Despite the well-known adverse effects of regular long working hours on workers’ health, well-being and performance, many workers in the EU continue to work beyond their normal hours. Part of this additional working time is classified as overtime. This report takes a comparative overview of how overtime is regulated in the EU Member States, Norway and the United Kingdom, including its definition, the limits on its use and the compensation received by workers for working extra hours. The report assesses the extent of the phenomenon using national-level data, delves into the factors that explain it, and examines the potential consequences for workers and firms. Finally, the report summarises the current debate on the topic, as uncompensated working hours, structural overtime and monitoring of working hours are currently some of the most discussed work-related issues across the EU.

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Formate

  • Bericht

    Anzahl Seiten: 
    56
    Referenznr.: 
    EF21025
    ISBN: 
    978-92-897-2250-6
    Katalognr.: 
    TJ-07-22-072-EN-N
    DOI: 
    10.2806/095550
    Catalogue info

    Overtime in Europe: Regulation and practice

    Formate

    Zitieren Sie diese Veröffentlichung: 

    Eurofound (2022), Overtime in Europe: Regulation and practice, Publications Office of the European Union, Luxembourg.

  • Tables and graphs

    The report contains the following lists of tables and figures.

    List of tables

    Table 1: Obligation to work overtime and right to refuse overtime work in the EU27, Norway and the UK

    Table 2: Working time and overtime limits, by country, EU27, Norway and the UK

    Table 3: Main characteristics of overtime compensation, by country, EU27, Norway and the UK

    Table 4: Groups precluded from overtime work or to whom specific restrictions apply, by country, EU27, Norway and the UK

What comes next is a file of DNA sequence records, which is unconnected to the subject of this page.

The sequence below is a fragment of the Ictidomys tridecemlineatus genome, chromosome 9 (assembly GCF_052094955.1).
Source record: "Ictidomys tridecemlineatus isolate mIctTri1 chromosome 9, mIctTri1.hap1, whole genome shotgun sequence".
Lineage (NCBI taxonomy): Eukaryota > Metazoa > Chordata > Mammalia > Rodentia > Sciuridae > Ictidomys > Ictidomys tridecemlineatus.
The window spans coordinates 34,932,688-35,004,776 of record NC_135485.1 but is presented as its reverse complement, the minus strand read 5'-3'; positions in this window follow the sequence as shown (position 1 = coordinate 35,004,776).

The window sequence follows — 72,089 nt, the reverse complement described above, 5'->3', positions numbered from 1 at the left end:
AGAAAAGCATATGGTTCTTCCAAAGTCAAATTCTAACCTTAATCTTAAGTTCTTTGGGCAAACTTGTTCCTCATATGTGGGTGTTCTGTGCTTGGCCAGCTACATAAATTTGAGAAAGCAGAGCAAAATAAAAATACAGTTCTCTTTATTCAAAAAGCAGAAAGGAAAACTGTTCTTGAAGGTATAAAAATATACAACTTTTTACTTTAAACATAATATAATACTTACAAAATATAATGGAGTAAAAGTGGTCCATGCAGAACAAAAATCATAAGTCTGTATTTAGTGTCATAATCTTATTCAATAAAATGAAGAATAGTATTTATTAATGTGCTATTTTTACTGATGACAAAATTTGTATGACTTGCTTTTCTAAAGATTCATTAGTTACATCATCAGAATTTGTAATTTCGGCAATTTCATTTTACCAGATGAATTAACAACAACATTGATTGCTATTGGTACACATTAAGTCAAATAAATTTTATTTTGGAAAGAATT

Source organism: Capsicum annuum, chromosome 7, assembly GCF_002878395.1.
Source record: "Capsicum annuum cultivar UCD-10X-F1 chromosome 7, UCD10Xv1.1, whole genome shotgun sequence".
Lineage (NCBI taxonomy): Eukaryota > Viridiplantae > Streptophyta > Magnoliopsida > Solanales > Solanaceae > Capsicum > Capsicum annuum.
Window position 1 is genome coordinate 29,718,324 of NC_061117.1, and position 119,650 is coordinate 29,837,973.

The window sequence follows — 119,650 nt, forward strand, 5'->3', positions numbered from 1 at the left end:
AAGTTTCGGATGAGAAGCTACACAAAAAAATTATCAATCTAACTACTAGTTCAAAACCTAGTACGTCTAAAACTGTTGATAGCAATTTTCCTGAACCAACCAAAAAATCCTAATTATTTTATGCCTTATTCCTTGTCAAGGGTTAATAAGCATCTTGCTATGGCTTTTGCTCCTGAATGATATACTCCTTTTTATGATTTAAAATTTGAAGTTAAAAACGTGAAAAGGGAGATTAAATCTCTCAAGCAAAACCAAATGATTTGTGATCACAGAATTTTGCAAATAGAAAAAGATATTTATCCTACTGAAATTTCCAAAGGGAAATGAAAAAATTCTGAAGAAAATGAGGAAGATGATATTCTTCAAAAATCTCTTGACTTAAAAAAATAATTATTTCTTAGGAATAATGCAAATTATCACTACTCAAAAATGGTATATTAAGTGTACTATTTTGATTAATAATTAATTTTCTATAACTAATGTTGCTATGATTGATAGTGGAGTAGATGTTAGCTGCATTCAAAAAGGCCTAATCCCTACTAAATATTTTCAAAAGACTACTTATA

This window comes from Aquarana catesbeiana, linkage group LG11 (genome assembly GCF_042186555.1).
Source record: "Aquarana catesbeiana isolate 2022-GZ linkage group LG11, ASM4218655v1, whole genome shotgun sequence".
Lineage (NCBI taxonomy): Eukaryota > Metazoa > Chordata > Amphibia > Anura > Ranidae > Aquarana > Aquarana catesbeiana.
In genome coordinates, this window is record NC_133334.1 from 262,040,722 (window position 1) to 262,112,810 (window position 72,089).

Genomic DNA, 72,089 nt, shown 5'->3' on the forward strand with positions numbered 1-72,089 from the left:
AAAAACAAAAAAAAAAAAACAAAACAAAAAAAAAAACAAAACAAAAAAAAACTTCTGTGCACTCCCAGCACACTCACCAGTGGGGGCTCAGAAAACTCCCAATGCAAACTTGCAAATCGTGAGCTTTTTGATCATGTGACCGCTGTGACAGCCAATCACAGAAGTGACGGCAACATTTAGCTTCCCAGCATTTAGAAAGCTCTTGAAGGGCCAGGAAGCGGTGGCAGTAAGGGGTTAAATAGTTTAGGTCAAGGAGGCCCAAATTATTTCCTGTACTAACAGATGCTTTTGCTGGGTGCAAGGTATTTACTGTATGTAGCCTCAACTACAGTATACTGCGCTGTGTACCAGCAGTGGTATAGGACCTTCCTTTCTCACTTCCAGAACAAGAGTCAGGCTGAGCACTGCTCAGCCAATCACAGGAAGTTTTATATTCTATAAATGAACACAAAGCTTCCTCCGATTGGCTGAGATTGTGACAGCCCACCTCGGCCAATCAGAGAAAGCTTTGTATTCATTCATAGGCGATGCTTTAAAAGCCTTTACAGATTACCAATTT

Table 5: Available data on overtime at national level, EU27, Norway and the UK

    Table 6: Average overtime hours per week in Germany in 2015, 2017 and 2019, by educational level

    List of figures

    Figure 1: Prevalence of overtime in the Netherlands in 2019, by age group (%)

    Figure 2: Prevalence of overtime in Spain in the last quarter of 2020, by age group (%)

    Figure 3: Prevalence of overtime among full-time employees in France in 2016, by age group (%)

    Figure 4: Prevalence of overtime in the Netherlands in 2019, by highest completed level of education (%)

    Figure 5: Prevalence of overtime in the Netherlands in 2019, by occupation (%)

    Figure 6: Feeling exhausted at the end of the working day and overtime work in Czechia in 2019 (%)

    Figure 7: Paid and unpaid overtime and time off in lieu among workers performing overtime in Denmark in 2017, by gender (%)

    Figure 8: Intensity of debate and discussion on overtime in the EU Member States, 2018–2020

Forschungsarbeiten, die vor dem Austritt des Vereinigten Königreichs aus der Europäischen Union am 31. Januar 2020 durchgeführt und anschließend veröffentlicht wurden, können Angaben zu den 28 EU-Mitgliedstaaten enthalten. Nach diesem Datum werden nur noch die 27 EU-Mitgliedstaaten (EU-28 ohne das Vereinigte Königreich) in den Forschungsarbeiten berücksichtigt, sofern nichts anderes angegeben ist.